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St. Catherine’s [One] to Fisherstreet Pot.

Doolin, Co. Clare, Eire. 29.May.2006


Pete Whitaker, Peter Benn and Jon Cadamarteri [Caddy]

A return to a [the?] classic Ireland 3km through-trip cave for me following previous visits 10 and 11years ago and a new cave for Pete and Peter on their first trip to Doolin.

Arrived in the village Saturday evening to discover crowded pubs, Gaelic music, street dancing and much drinking of the black stuff.

The weather had been confirmed as the worst May in Ireland since records began until the Saturday and the trip was definitely out of the question on Sunday as the Aille River was high.

Sunday saw a transformation in the weather to clear blue skies and light breezes for the remainder of the holiday and we decided the water levels were sufficiently lowering to recce the system with a larger group trip planned for later in the week.

Ladder and rope already belayed at Fisherstreet Pot in the morning [the field was next to our holiday lodge], we walked up the farm track [permission agreed] to the ruins of St. Catherine’s nunnery under a gorgeous blue sky and warm air – it was a shame in some ways to be going underground on such a fine day – particularly in Ireland where these days are a rarity.

Carbide gennies filled from the entrance stream, we dropped into the St Cath's entrance crawl. Easy crawling for 40m until the roof lowers with the option of a flat out crawl over stream rubble or a bypass over slab on left-hand side.

A short meander, then various route options investigated to rejoin the streamway and a short scramble into the well decorated Beautiful Grotto. Short break in the Grotto viewing the formations and for me to reminisce on the previous trips and photo breaks in there and we clambered back down to rejoin the streamway.

The streamway now enlarges as the Doolin Rd. sink joins. We followed this for a short 25m until the roof again lowers into "the Waddle" – bypassed by climbing into the St. Catherine’s oxbow to keep dry and save the 120m of awkward stooping / wet crawling.

Easy scramble back down to rejoin the main streamway downstream of the Waddle. The original Bristol Univ. guidebook states in classic pathé news style "From here onwards one could drive a motor coach". A small exaggeration maybe as you could possibly drive a Mercedes Sprinter van down the streamway [slower than the normal white-van man] but a full Volvo Plaxton 50-seater would be a tad difficult. Regardless, the streamway is certainly large and is followed for approx. 550m.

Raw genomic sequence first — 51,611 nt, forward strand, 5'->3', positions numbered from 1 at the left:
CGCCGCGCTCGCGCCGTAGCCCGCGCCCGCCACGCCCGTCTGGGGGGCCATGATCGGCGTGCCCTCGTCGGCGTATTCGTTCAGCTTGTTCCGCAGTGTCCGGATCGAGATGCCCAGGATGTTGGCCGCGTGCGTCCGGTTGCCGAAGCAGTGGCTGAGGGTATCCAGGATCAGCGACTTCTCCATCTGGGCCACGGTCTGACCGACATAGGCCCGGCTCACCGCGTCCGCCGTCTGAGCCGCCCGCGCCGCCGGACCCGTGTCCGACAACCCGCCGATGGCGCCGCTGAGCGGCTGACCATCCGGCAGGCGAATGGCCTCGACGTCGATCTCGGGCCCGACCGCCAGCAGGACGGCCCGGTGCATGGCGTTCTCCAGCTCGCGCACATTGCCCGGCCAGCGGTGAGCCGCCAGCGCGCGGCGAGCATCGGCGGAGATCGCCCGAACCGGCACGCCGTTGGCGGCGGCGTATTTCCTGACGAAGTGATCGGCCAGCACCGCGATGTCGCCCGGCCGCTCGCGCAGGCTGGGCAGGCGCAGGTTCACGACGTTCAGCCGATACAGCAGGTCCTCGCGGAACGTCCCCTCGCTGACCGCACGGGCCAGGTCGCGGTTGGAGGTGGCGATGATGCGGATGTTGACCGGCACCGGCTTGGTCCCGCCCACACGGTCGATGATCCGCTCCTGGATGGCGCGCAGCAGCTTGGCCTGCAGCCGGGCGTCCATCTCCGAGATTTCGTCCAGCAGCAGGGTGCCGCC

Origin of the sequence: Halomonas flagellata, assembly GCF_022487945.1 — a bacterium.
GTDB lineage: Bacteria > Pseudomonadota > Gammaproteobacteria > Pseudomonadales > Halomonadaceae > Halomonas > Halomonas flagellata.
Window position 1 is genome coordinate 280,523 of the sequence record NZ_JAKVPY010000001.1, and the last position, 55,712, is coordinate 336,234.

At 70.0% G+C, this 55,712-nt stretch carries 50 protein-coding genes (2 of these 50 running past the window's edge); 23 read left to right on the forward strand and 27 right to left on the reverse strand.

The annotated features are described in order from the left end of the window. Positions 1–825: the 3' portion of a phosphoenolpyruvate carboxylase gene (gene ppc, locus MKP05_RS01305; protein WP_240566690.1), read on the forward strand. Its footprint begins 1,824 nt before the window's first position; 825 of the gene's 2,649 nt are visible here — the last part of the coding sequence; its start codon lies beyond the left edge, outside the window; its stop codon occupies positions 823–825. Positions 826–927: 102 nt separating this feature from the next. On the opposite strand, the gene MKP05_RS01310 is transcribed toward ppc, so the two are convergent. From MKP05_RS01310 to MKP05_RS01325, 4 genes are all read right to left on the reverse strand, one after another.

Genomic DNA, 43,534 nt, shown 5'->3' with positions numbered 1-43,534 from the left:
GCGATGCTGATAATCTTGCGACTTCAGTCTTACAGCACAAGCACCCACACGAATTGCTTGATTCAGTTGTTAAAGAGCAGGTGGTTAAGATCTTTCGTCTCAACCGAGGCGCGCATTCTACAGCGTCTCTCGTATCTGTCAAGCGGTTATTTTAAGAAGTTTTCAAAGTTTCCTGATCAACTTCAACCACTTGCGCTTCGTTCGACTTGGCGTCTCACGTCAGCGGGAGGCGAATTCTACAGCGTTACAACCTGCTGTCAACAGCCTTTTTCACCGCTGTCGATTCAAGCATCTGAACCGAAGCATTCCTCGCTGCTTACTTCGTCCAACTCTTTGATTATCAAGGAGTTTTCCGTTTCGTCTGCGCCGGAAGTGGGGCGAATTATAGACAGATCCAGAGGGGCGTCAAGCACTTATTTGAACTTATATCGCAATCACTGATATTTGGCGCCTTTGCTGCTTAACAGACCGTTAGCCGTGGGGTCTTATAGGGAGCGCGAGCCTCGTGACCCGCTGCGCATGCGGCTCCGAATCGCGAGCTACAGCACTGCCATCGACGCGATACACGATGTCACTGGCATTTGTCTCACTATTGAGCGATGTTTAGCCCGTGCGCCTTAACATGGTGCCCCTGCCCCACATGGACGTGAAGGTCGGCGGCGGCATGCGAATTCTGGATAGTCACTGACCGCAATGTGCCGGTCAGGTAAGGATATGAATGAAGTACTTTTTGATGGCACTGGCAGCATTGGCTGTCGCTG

The streamway is then a little uncomfortable from here and is again avoided by joining the Great Oxbow – these oxbows were handily placed to avoid the worst of the low streamway. We then made a short easy climb up out of the oxbow into the Great Oxbow Grotto to view further fine decorations. On my first visit into this cave in 1995 our party climbed out of the streamway too early and eventually arrived through the roof system Echo Passage Complex into this same grotto on a non-tourist route.

Back into the main streamway which developed into a taller, thinner canyon maybe 10~15m high for approx. 500m. The water levels were occasionally waist deep and running faster through the twisting canyon – not a place to become trapped with high water levels as evidenced by the plastic cattle feed bags shining brightly high in the roof.

The roof gradually lowered as we started to enter the Second Bedding Cave with a short crawl over rock and then mud in yet another oxbow to bypass the very wet crawl in the streamway.

We returned to the streamway, now a mixture of stooping and erect walking depending on the depth of the underwater floor trenches. Pete then spotted the first eel and albino trout in the water [I had forgotten to mention the eels discovered on previous trips]. Under several stream showers entering from the Aille River [still bloody cold even in May] and we entered the First Bedding Cave with the roof lowering rapidly.

Wading round a left-hand corner with the water chest high, daylight entered from Fisherstreet Pot with our rigged ladder and rope visible. A 30m wet crawl under the low roof led directly out into daylight and blue skies still evident above the "zariba" of trees and bushes ringing the pothole shaft.

Harnesses fitted for self-lining, Pete and I climbed the 12m out to the tree trunk belay and dropped a harness down for Peter and sat basking in the sunshine listening to the birds, the bees and Peter cursing the harness fitting down below.

In summary, a good, short 3½-hour reconnaissance through-trip involving a classic streamway and well decorated grottos.

Trip Date: 29th May 2006
Added: 7th June 2006
Reviewer: Caddy
Score:
Hits: 1755
Language: english

  

[ Back to Reviews Index | Post Comment ]

St. Catherine’s [One] to Fisherstreet Pot.
Posted by Jarvis on 2006-06-07 15:07:21
My Score:


Caving Tip #643 - when using a harness that is not yours, make sure it bloody well fits before
your hands go numb!





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